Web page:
Making a yeast starter for your beer has many benefits...
- Improved attenuation (lower final gravities).
- Less lag time before fermentation begins, as little as 3-4 hours. This helps reduce chances of infection.
- Cleaner tasting beer. Stress-free yeast produces fewer congeners.
- Highly recommended for brewing high gravity beers (beers with higher alcohol contents).
- Highly recommended for brewing lager beers. Due to cold fermentation, a higher yeast cell count is needed.
So, how to do it!... You will want to make your yeast starter 24-48 hours prior to brewing.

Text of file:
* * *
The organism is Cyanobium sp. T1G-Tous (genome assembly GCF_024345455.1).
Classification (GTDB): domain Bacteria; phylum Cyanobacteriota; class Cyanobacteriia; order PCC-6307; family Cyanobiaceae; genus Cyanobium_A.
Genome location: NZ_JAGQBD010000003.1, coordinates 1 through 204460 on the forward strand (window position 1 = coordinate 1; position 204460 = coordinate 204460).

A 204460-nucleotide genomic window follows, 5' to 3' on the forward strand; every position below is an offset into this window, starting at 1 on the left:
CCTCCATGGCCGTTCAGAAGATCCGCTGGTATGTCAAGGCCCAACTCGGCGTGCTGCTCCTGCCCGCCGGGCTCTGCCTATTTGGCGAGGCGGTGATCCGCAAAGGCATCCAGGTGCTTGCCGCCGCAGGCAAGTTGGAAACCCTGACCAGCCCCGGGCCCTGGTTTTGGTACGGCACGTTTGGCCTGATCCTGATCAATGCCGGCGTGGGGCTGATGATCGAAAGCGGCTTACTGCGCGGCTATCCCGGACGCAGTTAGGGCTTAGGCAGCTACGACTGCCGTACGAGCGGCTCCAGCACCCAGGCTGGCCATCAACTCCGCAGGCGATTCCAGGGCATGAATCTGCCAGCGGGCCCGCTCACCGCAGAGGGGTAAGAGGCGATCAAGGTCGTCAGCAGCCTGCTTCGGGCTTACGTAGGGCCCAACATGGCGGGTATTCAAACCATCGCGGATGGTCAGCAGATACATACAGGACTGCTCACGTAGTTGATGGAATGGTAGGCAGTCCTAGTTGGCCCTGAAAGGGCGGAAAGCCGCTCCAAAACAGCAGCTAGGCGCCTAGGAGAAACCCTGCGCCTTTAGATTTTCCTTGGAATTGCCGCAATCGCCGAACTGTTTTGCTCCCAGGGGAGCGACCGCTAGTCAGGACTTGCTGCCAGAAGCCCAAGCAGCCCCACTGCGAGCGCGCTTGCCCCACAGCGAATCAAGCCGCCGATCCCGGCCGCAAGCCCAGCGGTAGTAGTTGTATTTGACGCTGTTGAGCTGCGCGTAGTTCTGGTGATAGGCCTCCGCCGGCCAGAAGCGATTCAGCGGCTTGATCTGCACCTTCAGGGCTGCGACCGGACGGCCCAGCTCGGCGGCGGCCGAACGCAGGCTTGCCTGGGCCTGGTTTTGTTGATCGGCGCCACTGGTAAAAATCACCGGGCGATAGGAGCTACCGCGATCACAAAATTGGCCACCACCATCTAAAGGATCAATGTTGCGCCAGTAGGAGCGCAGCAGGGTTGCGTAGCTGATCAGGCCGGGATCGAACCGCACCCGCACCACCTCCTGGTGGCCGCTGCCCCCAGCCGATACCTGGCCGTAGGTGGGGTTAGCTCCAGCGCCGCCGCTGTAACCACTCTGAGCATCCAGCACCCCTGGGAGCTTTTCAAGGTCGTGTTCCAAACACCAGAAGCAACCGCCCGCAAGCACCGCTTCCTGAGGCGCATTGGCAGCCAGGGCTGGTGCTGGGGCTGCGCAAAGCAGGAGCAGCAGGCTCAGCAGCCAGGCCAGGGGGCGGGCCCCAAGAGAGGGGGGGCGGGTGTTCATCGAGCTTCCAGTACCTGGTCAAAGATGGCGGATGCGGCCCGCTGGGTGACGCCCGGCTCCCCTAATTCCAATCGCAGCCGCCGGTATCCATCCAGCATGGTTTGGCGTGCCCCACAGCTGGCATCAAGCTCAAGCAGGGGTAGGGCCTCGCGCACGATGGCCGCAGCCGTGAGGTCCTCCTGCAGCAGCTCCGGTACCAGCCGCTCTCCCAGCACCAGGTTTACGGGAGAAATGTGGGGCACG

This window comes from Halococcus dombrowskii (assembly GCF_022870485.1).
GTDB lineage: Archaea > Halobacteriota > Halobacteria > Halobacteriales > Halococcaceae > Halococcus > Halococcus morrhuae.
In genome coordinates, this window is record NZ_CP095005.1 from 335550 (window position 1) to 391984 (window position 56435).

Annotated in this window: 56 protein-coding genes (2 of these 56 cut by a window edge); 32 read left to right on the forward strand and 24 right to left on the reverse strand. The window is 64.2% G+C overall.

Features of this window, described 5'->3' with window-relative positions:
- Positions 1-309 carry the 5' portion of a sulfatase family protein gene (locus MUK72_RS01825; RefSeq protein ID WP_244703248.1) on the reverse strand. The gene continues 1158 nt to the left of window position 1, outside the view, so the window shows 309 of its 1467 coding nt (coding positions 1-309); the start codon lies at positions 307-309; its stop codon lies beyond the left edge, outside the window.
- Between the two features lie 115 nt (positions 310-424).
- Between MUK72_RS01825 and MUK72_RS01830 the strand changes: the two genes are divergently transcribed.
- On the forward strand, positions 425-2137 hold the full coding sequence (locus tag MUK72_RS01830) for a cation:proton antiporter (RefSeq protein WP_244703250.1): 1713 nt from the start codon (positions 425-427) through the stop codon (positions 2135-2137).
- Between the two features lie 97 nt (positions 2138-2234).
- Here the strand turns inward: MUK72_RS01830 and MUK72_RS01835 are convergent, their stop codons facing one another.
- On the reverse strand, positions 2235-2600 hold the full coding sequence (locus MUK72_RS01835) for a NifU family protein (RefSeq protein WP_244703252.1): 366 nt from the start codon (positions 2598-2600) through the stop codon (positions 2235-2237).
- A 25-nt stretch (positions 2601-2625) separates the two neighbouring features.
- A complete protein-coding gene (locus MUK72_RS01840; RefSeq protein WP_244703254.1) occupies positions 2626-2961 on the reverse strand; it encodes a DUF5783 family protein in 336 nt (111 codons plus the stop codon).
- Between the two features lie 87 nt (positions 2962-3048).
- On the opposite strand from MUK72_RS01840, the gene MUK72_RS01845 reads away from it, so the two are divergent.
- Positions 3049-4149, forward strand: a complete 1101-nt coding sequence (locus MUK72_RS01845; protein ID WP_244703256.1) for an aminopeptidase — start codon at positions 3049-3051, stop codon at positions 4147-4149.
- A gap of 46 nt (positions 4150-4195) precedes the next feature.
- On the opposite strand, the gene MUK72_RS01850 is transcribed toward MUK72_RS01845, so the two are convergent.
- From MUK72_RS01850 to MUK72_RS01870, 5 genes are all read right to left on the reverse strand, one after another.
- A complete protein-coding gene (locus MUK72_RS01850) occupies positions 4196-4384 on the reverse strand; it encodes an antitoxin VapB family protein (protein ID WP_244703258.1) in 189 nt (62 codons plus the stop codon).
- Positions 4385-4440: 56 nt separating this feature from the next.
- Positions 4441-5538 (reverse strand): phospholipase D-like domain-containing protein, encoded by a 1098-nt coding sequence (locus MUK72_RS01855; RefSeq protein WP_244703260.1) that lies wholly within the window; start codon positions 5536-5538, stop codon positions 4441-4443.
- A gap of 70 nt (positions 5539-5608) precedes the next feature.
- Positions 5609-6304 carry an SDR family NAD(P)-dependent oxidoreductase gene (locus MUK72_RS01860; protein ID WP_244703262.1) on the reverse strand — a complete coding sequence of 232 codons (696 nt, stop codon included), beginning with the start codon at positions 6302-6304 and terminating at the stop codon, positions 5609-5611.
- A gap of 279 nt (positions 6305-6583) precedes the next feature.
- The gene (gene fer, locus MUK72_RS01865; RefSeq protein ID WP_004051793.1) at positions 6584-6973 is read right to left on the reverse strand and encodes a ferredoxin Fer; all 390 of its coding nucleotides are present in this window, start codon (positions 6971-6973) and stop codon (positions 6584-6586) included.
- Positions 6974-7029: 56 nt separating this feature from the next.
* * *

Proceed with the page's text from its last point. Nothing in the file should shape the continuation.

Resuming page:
- Remove yeast from fridge so it can incubate to room temperature.
- Find either a 1/2 gallon growler, 1 gallon glass jug, 2000+mL Erlenmeyer flask, or 1 Qt. Mason jar.
- Clean and sanitize this starter vessel thoroughly!
- Boil 4 parts water to 1 part light dry malt extract (DME). So, 1/2 cup DME and 2 cups H2O. You may wish to add some yeast nutrient to your starter wort; do so according to directions on nutrient packaging.
- After boiling for 10 minutes, starter is sterile. Cover and chill to room temperature.
- Pour cooled wort into sanitized starter vessel. Pour through a sanitized funnel if necessary.
- Make sure the wort is between 68-75F, then add yeast to starter wort.
- Cover with foil or airlock and swirl often or place on a magnetic stir plate. After 24 hours, starter is ready to be pitched into 5 gallons of wort. Starters can be "stepped up" to create an even higher cell count by repeating the process but pitching starter culture, as opposed to a pack of yeast, into the new starter wort.
As always SANITATION IS CRITICAL!